"........in electrically noisy environments with connectors subjected to adverse conditions and wires flexing, the possibility that a bit might get flipped doesn't seem surprising......."
You are right to draw attention to the potential problems caused by poor electrical contacts particularly in connectors. These problems are exacerbated by the use of the vehicle body as a ground return for electrical circuits.
There is a multitude of electrical connectors in the modern automobile, each with a pair of vulnerable electrical contacts. For example an engine ECU may have upwards of 50 connectors. Designers in the automobile industry carry out exhaustive Failure Modes and Effects Analysis (FMEA) on components, sub-systems and systems and use this as a basis for the design of fault detection software. Some manufacturers carry out a 'PIN FMEA' for each electronic control unit and its associated wiring harness that lists the potential failure modes of the circuit connected to each pin and the possible resultant effects in terms of system performance. In the case of sensors, the 'PIN FMEA' covers the failure modes of the entire sensor loop. This useful approach to identifying potential problems is deficient in two respects:
1 The failure modes are identified and treated "one at a time", whereas in practice, as far as multi-pin connectors are concerned, common mode failures affecting several pins may occur more or less simultaneously. For example, although the likelihood of two sensors failing simultaneously may appear to be very small, should a multi-pin ECU connector come loose, the likelihood that several sensor circuits may be simultaneously become intermittent is quite high.
2 The FMEA method as presently implemented does not sufficiently recognise and deal with short duration dynamic intermittent faults. Faults are considered as if they will be open or short circuits and the intermediate situation where there are short duration intermittencies are not taken sufficiently into account. Intermittent contact faults in low-current sensor circuits excited by mechanical vibration will make a circuit noisy but, since the average circuit parameters may still remain within the bounds of what is deemed "normal", Electronic Control Unit (ECU) software designed to detect hard faults will not necessarily trigger diagnostic trouble codes (DTCs).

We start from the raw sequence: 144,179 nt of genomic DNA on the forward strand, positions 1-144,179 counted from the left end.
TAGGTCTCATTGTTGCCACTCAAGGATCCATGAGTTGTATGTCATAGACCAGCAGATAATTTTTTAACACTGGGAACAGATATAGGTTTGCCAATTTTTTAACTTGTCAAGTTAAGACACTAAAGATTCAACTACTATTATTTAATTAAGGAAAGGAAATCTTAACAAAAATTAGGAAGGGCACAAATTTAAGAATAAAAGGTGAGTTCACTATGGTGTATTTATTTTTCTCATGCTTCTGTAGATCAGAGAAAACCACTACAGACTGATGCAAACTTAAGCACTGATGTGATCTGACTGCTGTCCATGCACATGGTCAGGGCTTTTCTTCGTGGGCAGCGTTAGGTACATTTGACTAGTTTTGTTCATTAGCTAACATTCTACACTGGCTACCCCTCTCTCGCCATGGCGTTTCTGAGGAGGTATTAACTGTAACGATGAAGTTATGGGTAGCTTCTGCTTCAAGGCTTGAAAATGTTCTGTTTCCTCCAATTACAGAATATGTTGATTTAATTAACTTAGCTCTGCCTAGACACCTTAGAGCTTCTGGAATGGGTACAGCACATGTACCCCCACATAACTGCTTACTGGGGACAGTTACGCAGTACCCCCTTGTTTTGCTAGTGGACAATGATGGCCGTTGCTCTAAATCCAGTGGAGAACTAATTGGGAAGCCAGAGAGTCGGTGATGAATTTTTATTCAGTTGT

Electrical intermittencies may take many different forms, some of which might be very difficult to locate and confirm in a normal automobile servicing environment. Road-induced shocks and mechanical vibrations induced by the engine and transmission will stress potential points of electrical intermittency simultaneously.
Electrical contacts subject to vibration may become microphonic, as in the carbon microphone. Battery and ground terminals can become loose giving the potential for the generation of large transient voltages on the the DC power bus. Sensor connectors can become intermittent resulting in false speed signals and false accelerometer readings.